A number of factors explain the differences. Firstly, while the measures in all seven countries targeted both employment protection legislation and bargaining systems, they varied in terms of how far-reaching they were, with Greece and Romania being where they were most severe.
Secondly, the extent to which the measures were introduced on the basis of dialogue between industrial relations actors and national governments also helps our understanding of why the impact was less destabilising in countries such as Italy, Slovenia and Portugal than in Greece and Romania.
Finally, the pre-existing strength of the bargaining systems was crucial. The best example was Italy where a well-articulated and coordinated system played a protective role both in terms of limiting the scope for employer competition on the basis of wage costs and for the growth of inequalities between different groups of workers.
The approach of the industrial relations actors
In terms of the wider response of trade unions and employers to this changing landscape we found no clear shift in their approach. Instead we have seen a process of change and fragmentation which is uneven and ambivalent.
Employers increasingly adopt strategies to bypass collective worker voices, but the extent of these trends is varied. In countries such as Greece, Romania and Ireland, employers, most notably large ones, have been quick to use the new opportunities to reduce labour standards and undermine the labour movement. But this hasn’t been the case in other countries, such as Italy but even Spain and Portugal to some extent, where employers showed signs of unease about the implications these measures would affect the character of employment relations.
Meanwhile, because austerity has challenged the sustainability of multi-employer bargaining arrangements within labour market regulation in Europe, it also presents significant challenges for the regulatory function of the state and industrial relations actors. Although we have seen an increase in state intervention in setting terms and conditions of employment, this has also been significantly constrained by the transfer of policy-decision making processes from the national to the supranational level through the increased intervention of European institutions and the IMF. Furthermore, there are issues regarding the lack of effectiveness and unbalanced nature of the state – in terms of its labour inspection or its judiciary for example – due to the impact of austerity policies on own resources.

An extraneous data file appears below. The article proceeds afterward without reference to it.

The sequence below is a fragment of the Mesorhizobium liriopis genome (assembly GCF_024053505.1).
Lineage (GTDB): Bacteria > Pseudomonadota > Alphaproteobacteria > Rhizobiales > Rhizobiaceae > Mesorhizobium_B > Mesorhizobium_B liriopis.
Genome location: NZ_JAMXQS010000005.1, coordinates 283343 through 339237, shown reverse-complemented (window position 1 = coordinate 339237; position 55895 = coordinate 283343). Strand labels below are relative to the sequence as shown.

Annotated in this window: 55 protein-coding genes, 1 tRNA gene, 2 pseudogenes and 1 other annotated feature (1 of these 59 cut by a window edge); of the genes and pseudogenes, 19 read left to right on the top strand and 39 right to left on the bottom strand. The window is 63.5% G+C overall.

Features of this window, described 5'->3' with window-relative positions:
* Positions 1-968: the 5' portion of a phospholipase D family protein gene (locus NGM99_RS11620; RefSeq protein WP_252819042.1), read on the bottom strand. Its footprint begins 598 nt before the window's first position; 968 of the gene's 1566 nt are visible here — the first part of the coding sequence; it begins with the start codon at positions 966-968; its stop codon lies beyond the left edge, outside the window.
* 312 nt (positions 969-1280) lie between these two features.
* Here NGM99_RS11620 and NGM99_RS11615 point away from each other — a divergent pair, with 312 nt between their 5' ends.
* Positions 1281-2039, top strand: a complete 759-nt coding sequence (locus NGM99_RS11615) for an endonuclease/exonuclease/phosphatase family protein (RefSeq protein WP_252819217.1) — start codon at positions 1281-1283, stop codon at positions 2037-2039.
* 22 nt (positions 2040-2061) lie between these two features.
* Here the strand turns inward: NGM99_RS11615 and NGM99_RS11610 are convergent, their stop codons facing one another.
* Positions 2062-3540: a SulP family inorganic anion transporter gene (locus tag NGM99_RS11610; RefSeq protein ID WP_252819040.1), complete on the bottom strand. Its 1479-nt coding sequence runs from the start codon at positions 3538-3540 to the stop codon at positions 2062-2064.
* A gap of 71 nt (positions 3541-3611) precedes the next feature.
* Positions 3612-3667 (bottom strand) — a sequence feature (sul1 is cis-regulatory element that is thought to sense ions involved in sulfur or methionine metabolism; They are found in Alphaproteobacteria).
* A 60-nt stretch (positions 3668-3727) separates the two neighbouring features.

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Looking to the future
As the first signs of exit from the global crisis have begun to emerge, and a number of EU member states have exited from assistance programmes, it is crucial that better links should now be developed between wage and productivity growth, promoting fairness and boosting domestic demand. This in turn would involve a shift towards a more supportive environment for multi-level collective bargaining and the strengthening of wage-setting institutions that protect the most vulnerable workers.
At a European level there needs to be a move away from the promotion of ‘regulated austerity’ which comes at the cost of depressed growth in EU member states. Instead, measures for promoting an alternative approach to European wage policy based on strong collective bargaining institutions and equitable wage developments should be promoted by both EU institutions and social partners. At national level, central to this should be a readjustment of public policies within labour market regulation towards viewing collective bargaining as part of the solution to steering EU member states out of the crisis, and not as part of the problem.
Aristea Koukiadaki is Senior Lecturer in Employment Law at the University of Manchester. Isabel Tavora is Lecturer in Human Resource Management at Alliance Manchester Business School, University of Manchester. Miguel Martinez Lucio is a Professor at the University of Manchester and Co-ordinator of the Fairness at Work Research Centre (FairWRC).